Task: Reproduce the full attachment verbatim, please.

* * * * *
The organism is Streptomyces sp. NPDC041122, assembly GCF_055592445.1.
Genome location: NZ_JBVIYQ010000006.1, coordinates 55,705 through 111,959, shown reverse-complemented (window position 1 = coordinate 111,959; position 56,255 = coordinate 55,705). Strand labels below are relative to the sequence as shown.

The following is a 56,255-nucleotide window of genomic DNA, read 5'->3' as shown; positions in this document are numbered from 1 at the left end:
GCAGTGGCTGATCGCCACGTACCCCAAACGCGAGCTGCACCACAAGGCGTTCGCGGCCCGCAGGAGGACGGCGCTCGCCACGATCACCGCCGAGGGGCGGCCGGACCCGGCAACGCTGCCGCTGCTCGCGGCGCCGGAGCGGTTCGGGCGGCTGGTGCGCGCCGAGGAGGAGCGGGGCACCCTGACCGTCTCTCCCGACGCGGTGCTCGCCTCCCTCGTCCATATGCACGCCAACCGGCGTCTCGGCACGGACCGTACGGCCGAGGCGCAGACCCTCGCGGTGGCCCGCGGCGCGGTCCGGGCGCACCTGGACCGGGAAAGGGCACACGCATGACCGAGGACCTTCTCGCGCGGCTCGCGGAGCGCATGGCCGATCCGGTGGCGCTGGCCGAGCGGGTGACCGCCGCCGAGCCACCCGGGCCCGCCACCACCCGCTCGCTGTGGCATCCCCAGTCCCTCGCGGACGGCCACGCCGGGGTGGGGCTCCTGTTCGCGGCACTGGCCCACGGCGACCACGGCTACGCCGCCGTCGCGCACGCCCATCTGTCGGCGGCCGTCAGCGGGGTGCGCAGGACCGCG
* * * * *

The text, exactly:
The organism is Streptomyces sp. NPDC041122, assembly GCF_055592445.1.
Genome location: NZ_JBVIYQ010000006.1, coordinates 55,705 through 111,959, shown reverse-complemented (window position 1 = coordinate 111,959; position 56,255 = coordinate 55,705). Strand labels below are relative to the sequence as shown.

The following is a 56,255-nucleotide window of genomic DNA, read 5'->3' as shown; positions in this document are numbered from 1 at the left end:
GCAGTGGCTGATCGCCACGTACCCCAAACGCGAGCTGCACCACAAGGCGTTCGCGGCCCGCAGGAGGACGGCGCTCGCCACGATCACCGCCGAGGGGCGGCCGGACCCGGCAACGCTGCCGCTGCTCGCGGCGCCGGAGCGGTTCGGGCGGCTGGTGCGCGCCGAGGAGGAGCGGGGCACCCTGACCGTCTCTCCCGACGCGGTGCTCGCCTCCCTCGTCCATATGCACGCCAACCGGCGTCTCGGCACGGACCGTACGGCCGAGGCGCAGACCCTCGCGGTGGCCCGCGGCGCGGTCCGGGCGCACCTGGACCGGGAAAGGGCACACGCATGACCGAGGACCTTCTCGCGCGGCTCGCGGAGCGCATGGCCGATCCGGTGGCGCTGGCCGAGCGGGTGACCGCCGCCGAGCCACCCGGGCCCGCCACCACCCGCTCGCTGTGGCATCCCCAGTCCCTCGCGGACGGCCACGCCGGGGTGGGGCTCCTGTTCGCGGCACTGGCCCACGGCGACCACGGCTACGCCGCCGTCGCGCACGCCCATCTGTCGGCGGCCGTCAGCGGGGTGCGCAGGACCGCG